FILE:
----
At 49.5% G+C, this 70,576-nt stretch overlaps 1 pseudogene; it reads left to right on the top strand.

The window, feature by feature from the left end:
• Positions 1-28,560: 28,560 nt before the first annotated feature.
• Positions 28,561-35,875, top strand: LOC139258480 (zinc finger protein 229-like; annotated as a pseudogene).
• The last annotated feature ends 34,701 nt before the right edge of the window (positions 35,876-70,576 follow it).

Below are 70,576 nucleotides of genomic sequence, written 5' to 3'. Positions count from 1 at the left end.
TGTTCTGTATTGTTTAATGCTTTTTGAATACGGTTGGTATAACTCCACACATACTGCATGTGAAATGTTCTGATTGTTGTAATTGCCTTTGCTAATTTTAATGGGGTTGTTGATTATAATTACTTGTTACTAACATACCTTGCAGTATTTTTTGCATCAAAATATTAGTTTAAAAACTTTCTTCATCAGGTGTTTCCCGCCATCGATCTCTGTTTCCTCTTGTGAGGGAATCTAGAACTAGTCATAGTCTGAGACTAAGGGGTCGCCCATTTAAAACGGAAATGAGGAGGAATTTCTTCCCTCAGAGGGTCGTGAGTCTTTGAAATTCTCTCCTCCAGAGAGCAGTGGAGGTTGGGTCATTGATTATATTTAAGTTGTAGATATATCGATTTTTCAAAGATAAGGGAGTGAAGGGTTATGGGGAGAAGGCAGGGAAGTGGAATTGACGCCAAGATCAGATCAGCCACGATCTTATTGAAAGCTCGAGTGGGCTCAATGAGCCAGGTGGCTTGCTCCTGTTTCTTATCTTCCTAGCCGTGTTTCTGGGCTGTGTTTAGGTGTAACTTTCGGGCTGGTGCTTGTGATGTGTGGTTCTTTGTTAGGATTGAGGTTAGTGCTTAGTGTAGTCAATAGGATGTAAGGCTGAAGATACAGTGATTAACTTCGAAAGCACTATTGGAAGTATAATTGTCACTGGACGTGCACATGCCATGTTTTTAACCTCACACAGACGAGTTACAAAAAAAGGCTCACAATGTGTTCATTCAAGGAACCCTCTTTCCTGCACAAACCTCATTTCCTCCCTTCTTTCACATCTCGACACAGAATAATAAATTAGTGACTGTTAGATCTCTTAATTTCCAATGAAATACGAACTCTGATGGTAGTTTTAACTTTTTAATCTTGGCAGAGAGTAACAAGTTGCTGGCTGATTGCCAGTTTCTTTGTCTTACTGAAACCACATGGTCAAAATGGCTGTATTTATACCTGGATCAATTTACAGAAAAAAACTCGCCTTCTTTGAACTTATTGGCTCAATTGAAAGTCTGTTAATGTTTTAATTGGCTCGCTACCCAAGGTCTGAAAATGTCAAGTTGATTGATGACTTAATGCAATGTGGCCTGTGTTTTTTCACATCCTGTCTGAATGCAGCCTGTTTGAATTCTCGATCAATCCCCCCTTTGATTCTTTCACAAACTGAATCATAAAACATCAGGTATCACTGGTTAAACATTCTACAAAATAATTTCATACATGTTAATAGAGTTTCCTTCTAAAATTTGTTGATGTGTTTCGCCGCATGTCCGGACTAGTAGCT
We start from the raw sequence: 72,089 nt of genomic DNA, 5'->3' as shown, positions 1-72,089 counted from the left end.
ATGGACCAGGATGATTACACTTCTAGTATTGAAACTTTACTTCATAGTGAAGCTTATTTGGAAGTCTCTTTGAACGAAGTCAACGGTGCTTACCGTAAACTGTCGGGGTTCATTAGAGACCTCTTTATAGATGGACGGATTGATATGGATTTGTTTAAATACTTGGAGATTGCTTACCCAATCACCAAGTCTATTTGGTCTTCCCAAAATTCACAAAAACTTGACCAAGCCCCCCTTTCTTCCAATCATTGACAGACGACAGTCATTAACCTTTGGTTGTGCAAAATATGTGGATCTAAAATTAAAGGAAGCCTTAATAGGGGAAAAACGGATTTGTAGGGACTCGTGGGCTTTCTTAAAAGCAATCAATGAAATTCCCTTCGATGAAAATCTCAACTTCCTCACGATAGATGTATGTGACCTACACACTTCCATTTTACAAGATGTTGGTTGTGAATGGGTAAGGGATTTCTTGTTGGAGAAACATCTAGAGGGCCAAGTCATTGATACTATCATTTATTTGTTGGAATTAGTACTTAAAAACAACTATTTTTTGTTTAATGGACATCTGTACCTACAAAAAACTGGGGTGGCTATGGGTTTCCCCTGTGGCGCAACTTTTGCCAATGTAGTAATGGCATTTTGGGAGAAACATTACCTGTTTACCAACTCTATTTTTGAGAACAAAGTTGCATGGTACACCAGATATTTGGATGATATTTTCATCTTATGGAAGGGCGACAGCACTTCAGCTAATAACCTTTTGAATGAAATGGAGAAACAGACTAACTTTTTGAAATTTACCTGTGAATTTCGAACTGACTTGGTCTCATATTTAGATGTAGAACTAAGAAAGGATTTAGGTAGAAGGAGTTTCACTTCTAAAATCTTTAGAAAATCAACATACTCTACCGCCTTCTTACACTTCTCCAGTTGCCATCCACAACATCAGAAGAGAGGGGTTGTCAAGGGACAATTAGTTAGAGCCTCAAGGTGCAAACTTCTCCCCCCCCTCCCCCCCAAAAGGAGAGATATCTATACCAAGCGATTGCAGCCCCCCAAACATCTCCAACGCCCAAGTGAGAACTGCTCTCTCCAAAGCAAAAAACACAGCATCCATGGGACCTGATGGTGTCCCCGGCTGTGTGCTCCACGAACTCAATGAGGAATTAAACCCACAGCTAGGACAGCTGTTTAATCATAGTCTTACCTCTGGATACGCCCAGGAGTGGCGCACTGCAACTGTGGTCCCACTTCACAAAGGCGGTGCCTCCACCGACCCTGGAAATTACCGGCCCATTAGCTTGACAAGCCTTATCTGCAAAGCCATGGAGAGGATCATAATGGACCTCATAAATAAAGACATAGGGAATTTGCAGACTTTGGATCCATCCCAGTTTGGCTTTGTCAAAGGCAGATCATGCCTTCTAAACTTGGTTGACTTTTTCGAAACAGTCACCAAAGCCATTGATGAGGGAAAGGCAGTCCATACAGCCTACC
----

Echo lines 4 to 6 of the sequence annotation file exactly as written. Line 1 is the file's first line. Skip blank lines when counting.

• Positions 28,561-35,875, top strand: LOC139258480 (zinc finger protein 229-like; annotated as a pseudogene).
• The last annotated feature ends 34,701 nt before the right edge of the window (positions 35,876-70,576 follow it).

Below are 70,576 nucleotides of genomic sequence, written 5' to 3'. Positions count from 1 at the left end.